June 20, 2008
Celebrate . . . Cancer Free: Survivor Sees Greater Compassion in Today’s Fight Against Cancer
By Samantha Swindler, The Times-Tribune, Corbin, Ky.
Jun. 20--It's been 26 years since Barbara Catich beat her first bout with breast cancer, and 24 years since she beat it a second time.She told more than 100 cancer survivors and their families Thursday evening that the treatment, the resources, and the compassion for people fighting cancer have greatly improved in the past two-and-a-half decades.
She spoke during the survivors' dinner held by the Tri-County Relay for Life. Catich was first diagnosed in October 1982 and shortly thereafter underwent a modified mastectomy.
She said Thursday if she had been better informed or had a patient's advocate, she would have researched her options and perhaps chosen a different surgeon.
"Surgeries at that time were very devastating," she said.
She has since undergone four different reconstructive surgeries. At the time of her first in 1983, post-mastectomy breast reconstruction was considered an elective plastic surgery, and her insurance would not pay for most of the costs. The Women's Health & Cancer Right Act -- which made reconstruction of symmetrical breasts part of mastectomy health insurance benefits -- wasn't passed until 1998.
And Catich faced more battles before her reconstruction was complete. A marble-size tumor was found under her scar tissue in 1983. The drugs she were given as part of her treatment were experimental at the time, and also not covered by the government insurance she had as a teacher at Robins Air Base.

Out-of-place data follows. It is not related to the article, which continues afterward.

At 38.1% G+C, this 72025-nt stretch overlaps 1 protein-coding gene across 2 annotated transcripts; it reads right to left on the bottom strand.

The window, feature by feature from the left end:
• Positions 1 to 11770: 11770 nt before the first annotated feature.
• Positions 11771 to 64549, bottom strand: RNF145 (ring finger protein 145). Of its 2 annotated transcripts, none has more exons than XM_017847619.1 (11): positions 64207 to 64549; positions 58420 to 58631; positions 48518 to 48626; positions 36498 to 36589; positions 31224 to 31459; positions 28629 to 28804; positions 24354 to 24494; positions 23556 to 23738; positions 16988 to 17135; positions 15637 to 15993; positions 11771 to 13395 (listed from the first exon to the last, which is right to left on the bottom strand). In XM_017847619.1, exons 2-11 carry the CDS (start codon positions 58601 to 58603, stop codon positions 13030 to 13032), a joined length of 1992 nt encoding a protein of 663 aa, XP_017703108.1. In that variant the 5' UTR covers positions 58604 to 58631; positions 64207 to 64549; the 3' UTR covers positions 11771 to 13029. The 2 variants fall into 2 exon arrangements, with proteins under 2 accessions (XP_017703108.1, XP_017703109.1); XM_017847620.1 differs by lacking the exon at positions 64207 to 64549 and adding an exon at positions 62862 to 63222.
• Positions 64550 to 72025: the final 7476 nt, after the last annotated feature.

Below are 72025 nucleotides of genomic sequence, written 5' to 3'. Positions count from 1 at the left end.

She couldn't afford to take time off of work during her cancer treatments, so she continued to teach while she weighed a mere 88 pounds.
"I looked haggard, tired and worn out," she said, yet some of her co-workers said they didn't know she was battling cancer.
Catich thinks they were simply uncomfortable dealing with someone who had cancer.
"Today, you do not need to hide anymore," she said, "or be shuttled to a hidden part of a hospital for your cancer meetings... I have come from dark to light and I have learned to be my own advocate as well as an advocate for others."
Thursday, Catich advocated for something else -- a Tri-County "welcome center" for cancer patients that would provide a warm, welcoming place, information, support, medical resources and an oncological nurse.
She encouraged the survivors in attendance to push for more local cancer resources and information for patients.
"We are a family, and as a family, we need to stand together," she said.
And the "family" that has attended the survivors' dinner has more than doubled in a year's time.
In 2007, the Tri-County Relay for Life invited 41 survivors to its second-annual dinner. This year, they outgrew David's Steakhouse and invited 102 survivors who filled the Corbin Technology Center.
Even though the event wasn't held at his restaurant again, David's Steakhouse owner David Keck once again provided all the meals for the cancer survivors free of charge.
So far, the Tri-County Relay for Life has raised approximately $30,000 of its $75,000 goal. Donations can still be made up to and even after the relay, which begins at 7 p.m. today at the Corbin Speedway.
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